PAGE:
Keyence's VHX-1000 digital microscope allows French researchers to observe surfaces at 1000× magnification, capture images as large as 100 megapixels, and share these images all with very little effort.
The Montpellier Laboratory of Computer Science, Robotics, and Microelectronics (LIRMM) is a joint research unit of the University of Montpellier 2 (UM2) and France's National Centre for Scientific Research (CNRS). It conducts research in the field of sciences and technologies for information, communication and systems. The applications are varied and include medicine, with the implantation of ASICs to compensate for neurological disorders or paralysis (functional electrical stimulation).
The objective of LIRMM's Microelectronics Department (MIC) is to propose innovative solutions that have a genuinely disruptive impact on current approaches. The MIC Department's operations range from the design to the testing of low-end integrated systems (electrical and/or transistors) to high-end integrated systems (architectures, systems). The MIC Department also conducts research on adaptive architectures - microprocessor systems interconnected by redundant networks for fault tolerance purposes - as well as cross-cutting issues such as digital security, reliability and resilience.
Laurent de Knyff of LIRMM's MIC Department explains: "We work with companies on prototypes and manufacturing processes that are not always stable. Failures are common and our job is to analyse every potential cause of these failures, such as poor traces and connections and the presence of dust. These highly detailed observations require a high level of magnification and high image quality."
Generally, the chips used by LIRMM measure 2-3mm in size and are made using 65nm technology, meaning that the gate of the MOS transistor (a basic building block of microelectronics) measures 65nm long.
Mr de Knyff adds: "The VHX digital microscope suits our accuracy needs perfectly. It captures extremely sharp, high-resolution images easily and quickly. We use a 100W VHZ lens, most often at 1000× magnification." The VHX features a 16-bit HDR function that uses 16 bits-per-pixel encoding and HDR (high dynamic range) technology to create sharp, perfectly exposed images (neither too bright nor too dark) regardless of the contrast of the target.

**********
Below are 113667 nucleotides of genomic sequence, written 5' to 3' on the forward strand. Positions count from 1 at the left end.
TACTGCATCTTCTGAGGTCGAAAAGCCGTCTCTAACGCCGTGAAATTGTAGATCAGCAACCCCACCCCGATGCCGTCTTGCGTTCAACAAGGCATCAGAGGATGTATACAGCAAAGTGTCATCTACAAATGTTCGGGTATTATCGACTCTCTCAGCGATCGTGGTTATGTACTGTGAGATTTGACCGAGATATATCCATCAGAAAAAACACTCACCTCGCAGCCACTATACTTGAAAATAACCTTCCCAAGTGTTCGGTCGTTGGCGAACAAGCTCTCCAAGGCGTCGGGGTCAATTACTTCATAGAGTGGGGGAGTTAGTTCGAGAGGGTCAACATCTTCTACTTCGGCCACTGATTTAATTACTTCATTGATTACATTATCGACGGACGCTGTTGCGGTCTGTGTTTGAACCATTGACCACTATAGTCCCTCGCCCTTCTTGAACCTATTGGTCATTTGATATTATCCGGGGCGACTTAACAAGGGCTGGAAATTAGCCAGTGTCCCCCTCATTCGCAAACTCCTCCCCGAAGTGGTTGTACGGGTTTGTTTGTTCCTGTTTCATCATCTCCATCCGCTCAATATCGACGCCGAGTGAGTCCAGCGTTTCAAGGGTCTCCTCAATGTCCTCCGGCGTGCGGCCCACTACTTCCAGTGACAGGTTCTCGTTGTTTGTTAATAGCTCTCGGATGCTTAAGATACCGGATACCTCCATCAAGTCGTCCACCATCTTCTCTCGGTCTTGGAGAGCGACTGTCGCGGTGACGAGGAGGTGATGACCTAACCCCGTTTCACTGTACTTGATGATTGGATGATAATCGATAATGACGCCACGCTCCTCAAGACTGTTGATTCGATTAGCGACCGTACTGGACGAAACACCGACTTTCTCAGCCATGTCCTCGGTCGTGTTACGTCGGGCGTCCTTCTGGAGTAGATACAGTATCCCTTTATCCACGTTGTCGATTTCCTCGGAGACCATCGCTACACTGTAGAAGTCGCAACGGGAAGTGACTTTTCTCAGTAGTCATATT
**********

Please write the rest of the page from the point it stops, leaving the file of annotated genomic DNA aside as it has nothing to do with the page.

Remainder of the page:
Mr de Knyff continues: "One thing that we really like about the VHX is that it's a digital tool that runs like a PC. Its clear, simple menus are intuitive and enable us to create highly useful automated functions. We use the real-time on-screen measurements and particularly like the image stitching function, which allows us to create large images of ASICs in just a few dozen seconds regardless of the image size. We then archive these images for later analysis. Because ASICs are fragile and we want to limit their handling to a minimum, this is a major plus point."
The VHX-1000 produces panoramic images as large as 10,000 by 10,000 pixels, or 100 megapixels. That translates to a fiftyfold increase in the size of the high-magnification field of view (normal field of view: 1600 by 1200 pixels). This is made possible by a powerful ultra-fast automatic image stitching function (2D stitching). When the image stitching button is pressed, the stage shifts and images are captured and automatically spliced together in real time.
Mr de Knyff adds: "In addition, MEMS and certain other parts we analyse are not flat. The VHX supports automatic adjustments to achieve a large depth-of-field and produce sharp, high-quality images regardless of differences in depth."
Getting to grips with the microscope was very simple. Mr de Knyff says: "The half-day of training we received from one of Keyence's sales engineers was sufficient to allow us to start getting the images we needed. I'm sure that, after two hours of training, a six-year-old would be able to produce quality images with the microscope. The optical adjustments are a little more complex of course, but you shouldn't hesitate to use the VHX's automatic adjustments. They allow you to play with the lighting and other parameters."
Mr de Knyff concludes: "In addition to its efficiency for our scientific observations, the VHX allows us to capture clear images and share them with colleagues, industrial partners and the scientific community. Our old method was amateurish and consisted of taking pictures through the eyepiece of an old microscope. It was both time consuming and inconvenient and the images were not as good."
To learn more about the VHX-1000 digital microscope from Keyence, please visit www.keyence.co.uk/PRIM6.